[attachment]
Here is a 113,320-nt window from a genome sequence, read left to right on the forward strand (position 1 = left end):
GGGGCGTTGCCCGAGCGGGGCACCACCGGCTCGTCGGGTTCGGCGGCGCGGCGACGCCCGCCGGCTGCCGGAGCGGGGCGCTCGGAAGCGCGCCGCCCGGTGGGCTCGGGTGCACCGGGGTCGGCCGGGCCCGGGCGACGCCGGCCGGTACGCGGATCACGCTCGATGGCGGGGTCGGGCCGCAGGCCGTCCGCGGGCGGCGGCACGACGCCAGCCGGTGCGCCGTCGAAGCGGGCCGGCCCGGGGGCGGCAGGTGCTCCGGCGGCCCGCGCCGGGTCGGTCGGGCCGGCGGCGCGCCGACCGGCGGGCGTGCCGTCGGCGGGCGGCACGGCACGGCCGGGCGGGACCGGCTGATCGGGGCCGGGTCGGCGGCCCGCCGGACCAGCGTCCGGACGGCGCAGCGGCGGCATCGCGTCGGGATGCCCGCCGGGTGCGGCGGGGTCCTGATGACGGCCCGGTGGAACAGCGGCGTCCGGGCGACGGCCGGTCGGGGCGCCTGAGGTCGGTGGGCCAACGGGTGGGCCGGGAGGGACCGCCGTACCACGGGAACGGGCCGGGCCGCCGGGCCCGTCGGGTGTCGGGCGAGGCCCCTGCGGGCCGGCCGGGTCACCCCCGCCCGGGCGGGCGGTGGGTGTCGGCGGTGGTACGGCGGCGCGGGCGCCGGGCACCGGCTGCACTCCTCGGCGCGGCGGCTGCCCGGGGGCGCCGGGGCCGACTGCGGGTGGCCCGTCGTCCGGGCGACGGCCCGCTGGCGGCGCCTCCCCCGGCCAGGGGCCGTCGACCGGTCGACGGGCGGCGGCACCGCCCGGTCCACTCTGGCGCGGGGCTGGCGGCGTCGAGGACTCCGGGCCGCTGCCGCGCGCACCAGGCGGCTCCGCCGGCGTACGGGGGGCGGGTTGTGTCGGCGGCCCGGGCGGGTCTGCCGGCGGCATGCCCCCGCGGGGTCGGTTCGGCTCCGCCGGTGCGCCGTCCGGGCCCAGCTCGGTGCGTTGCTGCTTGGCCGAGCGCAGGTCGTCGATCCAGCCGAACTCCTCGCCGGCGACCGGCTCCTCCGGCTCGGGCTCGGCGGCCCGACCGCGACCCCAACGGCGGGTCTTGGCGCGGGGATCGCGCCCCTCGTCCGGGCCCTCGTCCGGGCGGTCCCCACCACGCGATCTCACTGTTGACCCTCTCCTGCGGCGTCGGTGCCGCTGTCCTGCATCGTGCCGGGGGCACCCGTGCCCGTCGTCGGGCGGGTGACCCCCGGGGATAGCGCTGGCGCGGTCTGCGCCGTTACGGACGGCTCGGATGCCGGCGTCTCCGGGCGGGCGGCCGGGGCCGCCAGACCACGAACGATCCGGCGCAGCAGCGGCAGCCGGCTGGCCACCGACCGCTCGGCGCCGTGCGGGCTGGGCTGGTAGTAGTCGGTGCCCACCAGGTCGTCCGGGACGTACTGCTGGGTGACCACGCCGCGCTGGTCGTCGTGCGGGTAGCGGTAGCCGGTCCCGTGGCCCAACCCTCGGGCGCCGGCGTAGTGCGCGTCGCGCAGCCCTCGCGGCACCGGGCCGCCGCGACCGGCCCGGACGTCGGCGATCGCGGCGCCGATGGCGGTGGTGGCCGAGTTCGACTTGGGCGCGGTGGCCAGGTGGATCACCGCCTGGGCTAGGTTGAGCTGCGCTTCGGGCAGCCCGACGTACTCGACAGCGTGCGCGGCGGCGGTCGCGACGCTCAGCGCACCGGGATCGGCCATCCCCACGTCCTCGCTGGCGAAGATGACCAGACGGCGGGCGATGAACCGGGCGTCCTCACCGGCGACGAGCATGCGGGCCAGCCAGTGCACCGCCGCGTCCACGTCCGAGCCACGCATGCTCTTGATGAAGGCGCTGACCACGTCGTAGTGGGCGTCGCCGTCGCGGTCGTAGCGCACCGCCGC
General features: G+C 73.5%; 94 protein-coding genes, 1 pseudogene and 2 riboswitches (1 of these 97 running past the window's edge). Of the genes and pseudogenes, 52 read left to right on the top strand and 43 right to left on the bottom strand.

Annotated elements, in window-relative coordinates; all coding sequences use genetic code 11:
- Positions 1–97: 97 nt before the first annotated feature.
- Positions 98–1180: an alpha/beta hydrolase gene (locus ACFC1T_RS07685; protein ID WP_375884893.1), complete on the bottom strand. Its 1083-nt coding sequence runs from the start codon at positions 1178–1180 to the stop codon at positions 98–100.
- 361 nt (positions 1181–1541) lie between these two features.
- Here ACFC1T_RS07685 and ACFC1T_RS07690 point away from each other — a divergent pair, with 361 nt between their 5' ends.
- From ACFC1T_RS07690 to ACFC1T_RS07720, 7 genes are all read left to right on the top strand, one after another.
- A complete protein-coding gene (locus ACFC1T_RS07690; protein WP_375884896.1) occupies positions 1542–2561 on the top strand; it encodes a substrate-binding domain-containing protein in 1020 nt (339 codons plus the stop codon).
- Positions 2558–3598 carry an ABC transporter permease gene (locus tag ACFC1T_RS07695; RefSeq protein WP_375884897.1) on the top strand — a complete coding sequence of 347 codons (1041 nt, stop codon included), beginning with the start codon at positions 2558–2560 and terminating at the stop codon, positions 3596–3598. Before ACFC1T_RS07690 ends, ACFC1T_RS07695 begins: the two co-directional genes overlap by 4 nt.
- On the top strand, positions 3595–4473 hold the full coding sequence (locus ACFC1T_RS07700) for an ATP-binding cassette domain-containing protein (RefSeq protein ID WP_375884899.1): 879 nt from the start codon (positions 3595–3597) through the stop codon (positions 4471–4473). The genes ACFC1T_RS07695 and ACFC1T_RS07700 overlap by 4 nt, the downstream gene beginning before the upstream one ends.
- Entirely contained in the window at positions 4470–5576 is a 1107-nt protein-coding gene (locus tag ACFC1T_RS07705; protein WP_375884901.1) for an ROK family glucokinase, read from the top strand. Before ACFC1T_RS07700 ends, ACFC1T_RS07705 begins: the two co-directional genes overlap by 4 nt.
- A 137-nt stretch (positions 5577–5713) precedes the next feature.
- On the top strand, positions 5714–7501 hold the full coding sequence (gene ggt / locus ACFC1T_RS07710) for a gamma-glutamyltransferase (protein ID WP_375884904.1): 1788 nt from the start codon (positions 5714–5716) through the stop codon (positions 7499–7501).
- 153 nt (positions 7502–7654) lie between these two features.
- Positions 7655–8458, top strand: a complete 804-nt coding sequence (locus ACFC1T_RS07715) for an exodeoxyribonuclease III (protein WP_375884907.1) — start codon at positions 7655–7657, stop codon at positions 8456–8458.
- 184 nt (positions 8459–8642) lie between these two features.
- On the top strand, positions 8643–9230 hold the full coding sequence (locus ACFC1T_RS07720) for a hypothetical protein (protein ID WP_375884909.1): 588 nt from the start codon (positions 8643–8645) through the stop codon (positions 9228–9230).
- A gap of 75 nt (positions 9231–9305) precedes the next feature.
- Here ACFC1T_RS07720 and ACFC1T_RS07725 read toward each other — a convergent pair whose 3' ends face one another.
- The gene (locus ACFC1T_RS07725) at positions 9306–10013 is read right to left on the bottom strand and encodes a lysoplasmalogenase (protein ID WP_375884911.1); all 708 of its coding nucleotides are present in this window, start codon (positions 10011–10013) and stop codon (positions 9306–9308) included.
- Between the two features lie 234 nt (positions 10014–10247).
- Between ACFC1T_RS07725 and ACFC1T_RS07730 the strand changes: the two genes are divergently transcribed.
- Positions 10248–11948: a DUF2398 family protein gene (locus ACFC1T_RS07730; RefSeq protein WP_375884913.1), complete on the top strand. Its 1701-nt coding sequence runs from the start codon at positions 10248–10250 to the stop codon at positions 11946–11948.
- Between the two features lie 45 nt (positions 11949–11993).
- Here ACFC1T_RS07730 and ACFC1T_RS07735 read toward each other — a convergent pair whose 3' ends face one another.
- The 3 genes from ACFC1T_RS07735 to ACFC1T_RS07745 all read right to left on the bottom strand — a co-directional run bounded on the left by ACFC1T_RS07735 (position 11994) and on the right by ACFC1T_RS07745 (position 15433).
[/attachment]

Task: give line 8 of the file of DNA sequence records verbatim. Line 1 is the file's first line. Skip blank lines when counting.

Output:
- Here ACFC1T_RS07685 and ACFC1T_RS07690 point away from each other — a divergent pair, with 361 nt between their 5' ends.